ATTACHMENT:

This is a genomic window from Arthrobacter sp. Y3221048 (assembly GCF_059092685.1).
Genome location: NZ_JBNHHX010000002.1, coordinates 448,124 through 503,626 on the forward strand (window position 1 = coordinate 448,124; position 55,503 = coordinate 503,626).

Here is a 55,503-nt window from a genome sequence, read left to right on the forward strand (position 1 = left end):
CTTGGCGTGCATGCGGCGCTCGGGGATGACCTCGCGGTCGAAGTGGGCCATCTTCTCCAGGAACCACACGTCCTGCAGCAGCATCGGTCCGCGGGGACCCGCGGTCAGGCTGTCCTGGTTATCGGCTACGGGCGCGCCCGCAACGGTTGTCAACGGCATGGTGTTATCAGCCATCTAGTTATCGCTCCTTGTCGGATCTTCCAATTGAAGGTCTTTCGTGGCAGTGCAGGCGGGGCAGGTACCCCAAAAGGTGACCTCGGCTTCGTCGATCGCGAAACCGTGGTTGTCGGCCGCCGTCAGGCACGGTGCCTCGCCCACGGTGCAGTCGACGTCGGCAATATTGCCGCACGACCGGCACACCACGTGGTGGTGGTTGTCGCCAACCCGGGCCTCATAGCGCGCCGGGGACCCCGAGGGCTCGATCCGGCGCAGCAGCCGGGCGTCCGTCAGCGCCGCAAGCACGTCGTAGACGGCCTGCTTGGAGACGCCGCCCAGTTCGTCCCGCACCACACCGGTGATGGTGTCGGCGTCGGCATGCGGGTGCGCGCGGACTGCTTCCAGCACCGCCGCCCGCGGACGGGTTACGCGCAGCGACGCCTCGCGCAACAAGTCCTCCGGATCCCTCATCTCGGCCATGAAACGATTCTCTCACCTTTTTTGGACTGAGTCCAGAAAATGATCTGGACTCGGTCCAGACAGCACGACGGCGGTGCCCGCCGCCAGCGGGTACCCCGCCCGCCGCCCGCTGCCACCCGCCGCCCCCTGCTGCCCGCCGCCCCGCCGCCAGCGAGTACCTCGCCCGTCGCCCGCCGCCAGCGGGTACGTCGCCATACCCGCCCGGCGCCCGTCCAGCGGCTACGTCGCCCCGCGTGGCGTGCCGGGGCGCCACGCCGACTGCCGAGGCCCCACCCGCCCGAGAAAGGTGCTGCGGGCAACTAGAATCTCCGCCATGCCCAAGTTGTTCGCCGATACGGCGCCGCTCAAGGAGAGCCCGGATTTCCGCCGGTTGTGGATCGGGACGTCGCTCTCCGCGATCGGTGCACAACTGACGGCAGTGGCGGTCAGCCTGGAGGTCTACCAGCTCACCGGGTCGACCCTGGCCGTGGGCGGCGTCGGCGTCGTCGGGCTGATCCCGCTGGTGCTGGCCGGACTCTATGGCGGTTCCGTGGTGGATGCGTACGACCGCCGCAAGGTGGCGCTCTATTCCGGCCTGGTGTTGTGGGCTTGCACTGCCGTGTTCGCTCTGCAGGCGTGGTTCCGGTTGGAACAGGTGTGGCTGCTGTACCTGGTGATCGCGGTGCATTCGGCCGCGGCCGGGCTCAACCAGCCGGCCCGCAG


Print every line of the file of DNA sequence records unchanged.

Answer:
This is a genomic window from Arthrobacter sp. Y3221048 (assembly GCF_059092685.1).
Genome location: NZ_JBNHHX010000002.1, coordinates 448,124 through 503,626 on the forward strand (window position 1 = coordinate 448,124; position 55,503 = coordinate 503,626).

Here is a 55,503-nt window from a genome sequence, read left to right on the forward strand (position 1 = left end):
CTTGGCGTGCATGCGGCGCTCGGGGATGACCTCGCGGTCGAAGTGGGCCATCTTCTCCAGGAACCACACGTCCTGCAGCAGCATCGGTCCGCGGGGACCCGCGGTCAGGCTGTCCTGGTTATCGGCTACGGGCGCGCCCGCAACGGTTGTCAACGGCATGGTGTTATCAGCCATCTAGTTATCGCTCCTTGTCGGATCTTCCAATTGAAGGTCTTTCGTGGCAGTGCAGGCGGGGCAGGTACCCCAAAAGGTGACCTCGGCTTCGTCGATCGCGAAACCGTGGTTGTCGGCCGCCGTCAGGCACGGTGCCTCGCCCACGGTGCAGTCGACGTCGGCAATATTGCCGCACGACCGGCACACCACGTGGTGGTGGTTGTCGCCAACCCGGGCCTCATAGCGCGCCGGGGACCCCGAGGGCTCGATCCGGCGCAGCAGCCGGGCGTCCGTCAGCGCCGCAAGCACGTCGTAGACGGCCTGCTTGGAGACGCCGCCCAGTTCGTCCCGCACCACACCGGTGATGGTGTCGGCGTCGGCATGCGGGTGCGCGCGGACTGCTTCCAGCACCGCCGCCCGCGGACGGGTTACGCGCAGCGACGCCTCGCGCAACAAGTCCTCCGGATCCCTCATCTCGGCCATGAAACGATTCTCTCACCTTTTTTGGACTGAGTCCAGAAAATGATCTGGACTCGGTCCAGACAGCACGACGGCGGTGCCCGCCGCCAGCGGGTACCCCGCCCGCCGCCCGCTGCCACCCGCCGCCCCCTGCTGCCCGCCGCCCCGCCGCCAGCGAGTACCTCGCCCGTCGCCCGCCGCCAGCGGGTACGTCGCCATACCCGCCCGGCGCCCGTCCAGCGGCTACGTCGCCCCGCGTGGCGTGCCGGGGCGCCACGCCGACTGCCGAGGCCCCACCCGCCCGAGAAAGGTGCTGCGGGCAACTAGAATCTCCGCCATGCCCAAGTTGTTCGCCGATACGGCGCCGCTCAAGGAGAGCCCGGATTTCCGCCGGTTGTGGATCGGGACGTCGCTCTCCGCGATCGGTGCACAACTGACGGCAGTGGCGGTCAGCCTGGAGGTCTACCAGCTCACCGGGTCGACCCTGGCCGTGGGCGGCGTCGGCGTCGTCGGGCTGATCCCGCTGGTGCTGGCCGGACTCTATGGCGGTTCCGTGGTGGATGCGTACGACCGCCGCAAGGTGGCGCTCTATTCCGGCCTGGTGTTGTGGGCTTGCACTGCCGTGTTCGCTCTGCAGGCGTGGTTCCGGTTGGAACAGGTGTGGCTGCTGTACCTGGTGATCGCGGTGCATTCGGCCGCGGCCGGGCTCAACCAGCCGGCCCGCAG